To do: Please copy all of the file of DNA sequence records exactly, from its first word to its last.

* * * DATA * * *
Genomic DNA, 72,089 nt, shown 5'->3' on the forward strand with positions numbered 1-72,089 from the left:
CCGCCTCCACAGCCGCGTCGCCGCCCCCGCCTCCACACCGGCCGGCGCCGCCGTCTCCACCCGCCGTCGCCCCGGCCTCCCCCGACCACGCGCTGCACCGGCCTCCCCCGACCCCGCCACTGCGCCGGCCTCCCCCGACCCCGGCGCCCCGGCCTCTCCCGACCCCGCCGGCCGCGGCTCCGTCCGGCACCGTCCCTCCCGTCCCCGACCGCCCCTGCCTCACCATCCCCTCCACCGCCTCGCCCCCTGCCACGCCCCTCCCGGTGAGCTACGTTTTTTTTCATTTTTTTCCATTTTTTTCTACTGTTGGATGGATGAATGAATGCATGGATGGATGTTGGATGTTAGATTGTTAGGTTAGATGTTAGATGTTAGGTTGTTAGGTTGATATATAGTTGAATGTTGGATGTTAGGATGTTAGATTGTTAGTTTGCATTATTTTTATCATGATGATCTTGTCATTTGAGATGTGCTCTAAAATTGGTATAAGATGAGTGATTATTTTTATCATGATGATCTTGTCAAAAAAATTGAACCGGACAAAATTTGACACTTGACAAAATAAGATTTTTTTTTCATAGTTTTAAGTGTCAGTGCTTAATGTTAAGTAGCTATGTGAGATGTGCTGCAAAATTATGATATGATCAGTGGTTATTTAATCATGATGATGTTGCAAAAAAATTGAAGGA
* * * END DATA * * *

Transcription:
Genomic DNA, 72,089 nt, shown 5'->3' on the forward strand with positions numbered 1-72,089 from the left:
CCGCCTCCACAGCCGCGTCGCCGCCCCCGCCTCCACACCGGCCGGCGCCGCCGTCTCCACCCGCCGTCGCCCCGGCCTCCCCCGACCACGCGCTGCACCGGCCTCCCCCGACCCCGCCACTGCGCCGGCCTCCCCCGACCCCGGCGCCCCGGCCTCTCCCGACCCCGCCGGCCGCGGCTCCGTCCGGCACCGTCCCTCCCGTCCCCGACCGCCCCTGCCTCACCATCCCCTCCACCGCCTCGCCCCCTGCCACGCCCCTCCCGGTGAGCTACGTTTTTTTTCATTTTTTTCCATTTTTTTCTACTGTTGGATGGATGAATGAATGCATGGATGGATGTTGGATGTTAGATTGTTAGGTTAGATGTTAGATGTTAGGTTGTTAGGTTGATATATAGTTGAATGTTGGATGTTAGGATGTTAGATTGTTAGTTTGCATTATTTTTATCATGATGATCTTGTCATTTGAGATGTGCTCTAAAATTGGTATAAGATGAGTGATTATTTTTATCATGATGATCTTGTCAAAAAAATTGAACCGGACAAAATTTGACACTTGACAAAATAAGATTTTTTTTTCATAGTTTTAAGTGTCAGTGCTTAATGTTAAGTAGCTATGTGAGATGTGCTGCAAAATTATGATATGATCAGTGGTTATTTAATCATGATGATGTTGCAAAAAAATTGAAGGA